PMI Data Mixed For Eurozone
The euro fell moderately on Tuesday morning after eurozone PMI data revealed that the gap between individual member states was growing. The common currency slipped below $1.36 to trade at $1.3542 at 5:15 GMT.
Reuters reported that the bloc's manufacturing PMI rose to 51.6 in November from 51.3 in October. The figure indicates that the region's economic recovery continued, but individual eurozone countries' data painted a different picture.
French manufacturing PMI fell to 48.4 from 49.1 in October, a five month low. Spanish data was also gloomy and indicated that the nation's manufacturing sector shrank in November.
Slipping PMI figures have reignited worries that several eurozone nations' recoveries are already starting to thin out. France, the bloc's second largest economy, had particularly worrying data as it was one of only two nations to have a PMI reading below the 50 point mark, indicating a contraction.
The weak PMI scores were offset by an impressive reading from Germany, which showed a jump from 51.7 in October to 52.7 in November. Italy's figures were better than expected as well; the nation's PMI rose to its highest level in 2 ½ years in November with a reading of 51.4.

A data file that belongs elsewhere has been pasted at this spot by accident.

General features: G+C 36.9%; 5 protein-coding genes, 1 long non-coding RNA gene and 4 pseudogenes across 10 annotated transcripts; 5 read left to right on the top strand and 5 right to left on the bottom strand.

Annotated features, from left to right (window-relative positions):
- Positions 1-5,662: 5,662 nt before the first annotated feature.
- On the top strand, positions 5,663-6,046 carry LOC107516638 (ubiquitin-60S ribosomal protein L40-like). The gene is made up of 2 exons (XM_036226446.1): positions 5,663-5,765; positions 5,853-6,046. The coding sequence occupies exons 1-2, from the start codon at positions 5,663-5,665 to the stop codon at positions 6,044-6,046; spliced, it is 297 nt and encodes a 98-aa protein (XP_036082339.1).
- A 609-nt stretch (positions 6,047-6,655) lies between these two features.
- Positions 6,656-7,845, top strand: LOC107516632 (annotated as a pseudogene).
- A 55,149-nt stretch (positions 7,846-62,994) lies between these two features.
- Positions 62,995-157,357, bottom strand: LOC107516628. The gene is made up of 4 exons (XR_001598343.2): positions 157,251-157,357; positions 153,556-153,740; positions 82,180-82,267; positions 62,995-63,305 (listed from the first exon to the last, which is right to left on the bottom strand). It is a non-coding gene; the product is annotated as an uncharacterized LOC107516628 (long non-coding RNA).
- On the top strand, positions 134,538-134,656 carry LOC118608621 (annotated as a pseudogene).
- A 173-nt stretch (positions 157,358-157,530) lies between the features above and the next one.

Data on Monday also showed that eurozone manufacturers were still not able to create any desperately needed new jobs. Instead, the bloc's manufacturers cut jobs for the 22nd consecutive month in November. The eurozone has been struggling with record high unemployment figures since the beginning of the crisis. Although October's unemployment data showed a modest drop in the number of jobless people, most don't expect to see any measurable results in the near future.
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